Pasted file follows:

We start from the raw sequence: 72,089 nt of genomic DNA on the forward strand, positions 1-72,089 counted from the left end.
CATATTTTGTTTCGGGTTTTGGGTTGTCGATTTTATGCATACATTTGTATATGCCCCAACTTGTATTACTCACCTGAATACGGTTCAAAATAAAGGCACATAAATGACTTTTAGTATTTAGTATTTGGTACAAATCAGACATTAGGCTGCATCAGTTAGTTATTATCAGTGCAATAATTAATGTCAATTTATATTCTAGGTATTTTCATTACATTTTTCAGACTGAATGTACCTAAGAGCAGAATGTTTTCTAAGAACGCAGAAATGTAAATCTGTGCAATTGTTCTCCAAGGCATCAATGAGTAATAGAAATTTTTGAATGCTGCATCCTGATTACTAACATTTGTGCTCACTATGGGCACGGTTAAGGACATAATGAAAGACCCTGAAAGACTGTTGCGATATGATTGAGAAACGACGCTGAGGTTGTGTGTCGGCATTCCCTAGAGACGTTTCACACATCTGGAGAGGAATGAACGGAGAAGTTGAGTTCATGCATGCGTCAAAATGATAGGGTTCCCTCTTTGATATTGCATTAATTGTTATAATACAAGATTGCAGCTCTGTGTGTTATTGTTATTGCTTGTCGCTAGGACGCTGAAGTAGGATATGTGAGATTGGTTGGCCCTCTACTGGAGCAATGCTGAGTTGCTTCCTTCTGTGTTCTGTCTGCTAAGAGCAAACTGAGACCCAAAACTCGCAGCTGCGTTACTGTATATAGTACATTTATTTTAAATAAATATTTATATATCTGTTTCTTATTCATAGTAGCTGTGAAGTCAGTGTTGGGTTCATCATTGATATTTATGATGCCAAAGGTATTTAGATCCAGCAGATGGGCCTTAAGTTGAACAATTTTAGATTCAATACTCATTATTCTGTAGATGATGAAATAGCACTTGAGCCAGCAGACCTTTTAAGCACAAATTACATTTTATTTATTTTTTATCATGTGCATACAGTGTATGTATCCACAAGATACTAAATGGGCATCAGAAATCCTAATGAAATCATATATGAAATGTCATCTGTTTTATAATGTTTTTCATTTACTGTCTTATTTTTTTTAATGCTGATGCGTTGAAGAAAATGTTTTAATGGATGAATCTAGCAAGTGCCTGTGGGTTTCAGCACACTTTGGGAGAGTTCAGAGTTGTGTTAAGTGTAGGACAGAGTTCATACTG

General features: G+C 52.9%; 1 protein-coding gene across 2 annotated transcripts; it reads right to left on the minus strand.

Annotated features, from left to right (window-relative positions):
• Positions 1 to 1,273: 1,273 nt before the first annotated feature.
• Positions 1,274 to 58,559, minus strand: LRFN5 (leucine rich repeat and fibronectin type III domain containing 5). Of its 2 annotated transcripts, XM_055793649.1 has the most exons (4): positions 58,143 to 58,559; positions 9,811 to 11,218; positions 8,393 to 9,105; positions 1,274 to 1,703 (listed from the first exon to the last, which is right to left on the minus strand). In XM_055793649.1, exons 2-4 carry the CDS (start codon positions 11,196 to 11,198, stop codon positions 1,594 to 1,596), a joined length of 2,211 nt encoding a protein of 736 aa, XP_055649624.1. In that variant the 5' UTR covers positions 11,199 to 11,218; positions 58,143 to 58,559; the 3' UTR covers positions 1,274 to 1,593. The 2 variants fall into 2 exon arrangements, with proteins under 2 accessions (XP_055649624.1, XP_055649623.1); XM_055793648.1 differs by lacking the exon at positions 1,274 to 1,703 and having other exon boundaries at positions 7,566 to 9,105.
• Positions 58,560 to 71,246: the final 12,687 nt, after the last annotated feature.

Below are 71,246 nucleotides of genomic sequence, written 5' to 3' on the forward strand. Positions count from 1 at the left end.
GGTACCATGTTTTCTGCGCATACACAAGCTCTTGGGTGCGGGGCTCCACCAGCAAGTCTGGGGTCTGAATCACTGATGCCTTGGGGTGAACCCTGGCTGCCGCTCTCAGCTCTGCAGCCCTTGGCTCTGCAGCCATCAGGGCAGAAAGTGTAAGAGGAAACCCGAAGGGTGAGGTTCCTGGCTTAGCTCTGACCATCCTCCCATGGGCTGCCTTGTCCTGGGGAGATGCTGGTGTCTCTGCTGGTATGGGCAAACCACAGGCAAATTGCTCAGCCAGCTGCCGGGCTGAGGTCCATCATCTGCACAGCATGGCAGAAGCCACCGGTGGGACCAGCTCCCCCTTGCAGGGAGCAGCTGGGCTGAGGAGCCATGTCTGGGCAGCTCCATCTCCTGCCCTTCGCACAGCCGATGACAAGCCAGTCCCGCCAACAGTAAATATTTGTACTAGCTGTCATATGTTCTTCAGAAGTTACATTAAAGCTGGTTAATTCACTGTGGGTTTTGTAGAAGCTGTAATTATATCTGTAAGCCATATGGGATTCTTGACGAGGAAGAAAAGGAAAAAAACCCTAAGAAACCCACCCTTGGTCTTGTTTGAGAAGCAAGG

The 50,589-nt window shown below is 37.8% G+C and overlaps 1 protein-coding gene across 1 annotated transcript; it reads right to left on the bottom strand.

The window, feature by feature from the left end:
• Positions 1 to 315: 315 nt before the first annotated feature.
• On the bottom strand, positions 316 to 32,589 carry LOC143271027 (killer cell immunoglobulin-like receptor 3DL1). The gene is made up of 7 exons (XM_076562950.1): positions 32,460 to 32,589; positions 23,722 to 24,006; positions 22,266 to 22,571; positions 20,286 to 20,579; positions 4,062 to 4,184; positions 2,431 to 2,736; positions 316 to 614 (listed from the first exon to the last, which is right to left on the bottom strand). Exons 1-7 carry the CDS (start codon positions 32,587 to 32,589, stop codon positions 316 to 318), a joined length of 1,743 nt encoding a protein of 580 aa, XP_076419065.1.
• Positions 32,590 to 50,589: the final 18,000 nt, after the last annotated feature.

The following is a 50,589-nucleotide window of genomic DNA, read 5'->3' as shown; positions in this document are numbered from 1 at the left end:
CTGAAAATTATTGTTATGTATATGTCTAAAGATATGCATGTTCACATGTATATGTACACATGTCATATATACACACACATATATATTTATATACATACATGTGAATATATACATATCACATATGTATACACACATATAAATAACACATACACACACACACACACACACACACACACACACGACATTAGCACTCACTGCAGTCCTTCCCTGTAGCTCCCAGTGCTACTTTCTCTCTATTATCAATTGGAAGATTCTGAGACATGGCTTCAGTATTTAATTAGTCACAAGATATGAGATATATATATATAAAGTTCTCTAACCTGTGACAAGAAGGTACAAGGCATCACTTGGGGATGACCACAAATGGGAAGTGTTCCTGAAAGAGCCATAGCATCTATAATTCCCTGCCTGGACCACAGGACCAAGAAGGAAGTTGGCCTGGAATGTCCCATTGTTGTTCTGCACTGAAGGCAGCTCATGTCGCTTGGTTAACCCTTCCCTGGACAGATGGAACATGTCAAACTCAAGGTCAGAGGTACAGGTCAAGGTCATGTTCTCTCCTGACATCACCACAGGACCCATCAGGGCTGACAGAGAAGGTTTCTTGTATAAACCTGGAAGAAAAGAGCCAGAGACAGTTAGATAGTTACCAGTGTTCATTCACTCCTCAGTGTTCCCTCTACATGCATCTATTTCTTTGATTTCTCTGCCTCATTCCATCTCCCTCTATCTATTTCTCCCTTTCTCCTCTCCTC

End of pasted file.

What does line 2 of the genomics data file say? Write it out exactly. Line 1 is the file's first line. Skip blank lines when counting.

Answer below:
CATATTTTGTTTCGGGTTTTGGGTTGTCGATTTTATGCATACATTTGTATATGCCCCAACTTGTATTACTCACCTGAATACGGTTCAAAATAAAGGCACATAAATGACTTTTAGTATTTAGTATTTGGTACAAATCAGACATTAGGCTGCATCAGTTAGTTATTATCAGTGCAATAATTAATGTCAATTTATATTCTAGGTATTTTCATTACATTTTTCAGACTGAATGTACCTAAGAGCAGAATGTTTTCTAAGAACGCAGAAATGTAAATCTGTGCAATTGTTCTCCAAGGCATCAATGAGTAATAGAAATTTTTGAATGCTGCATCCTGATTACTAACATTTGTGCTCACTATGGGCACGGTTAAGGACATAATGAAAGACCCTGAAAGACTGTTGCGATATGATTGAGAAACGACGCTGAGGTTGTGTGTCGGCATTCCCTAGAGACGTTTCACACATCTGGAGAGGAATGAACGGAGAAGTTGAGTTCATGCATGCGTCAAAATGATAGGGTTCCCTCTTTGATATTGCATTAATTGTTATAATACAAGATTGCAGCTCTGTGTGTTATTGTTATTGCTTGTCGCTAGGACGCTGAAGTAGGATATGTGAGATTGGTTGGCCCTCTACTGGAGCAATGCTGAGTTGCTTCCTTCTGTGTTCTGTCTGCTAAGAGCAAACTGAGACCCAAAACTCGCAGCTGCGTTACTGTATATAGTACATTTATTTTAAATAAATATTTATATATCTGTTTCTTATTCATAGTAGCTGTGAAGTCAGTGTTGGGTTCATCATTGATATTTATGATGCCAAAGGTATTTAGATCCAGCAGATGGGCCTTAAGTTGAACAATTTTAGATTCAATACTCATTATTCTGTAGATGATGAAATAGCACTTGAGCCAGCAGACCTTTTAAGCACAAATTACATTTTATTTATTTTTTATCATGTGCATACAGTGTATGTATCCACAAGATACTAAATGGGCATCAGAAATCCTAATGAAATCATATATGAAATGTCATCTGTTTTATAATGTTTTTCATTTACTGTCTTATTTTTTTTAATGCTGATGCGTTGAAGAAAATGTTTTAATGGATGAATCTAGCAAGTGCCTGTGGGTTTCAGCACACTTTGGGAGAGTTCAGAGTTGTGTTAAGTGTAGGACAGAGTTCATACTG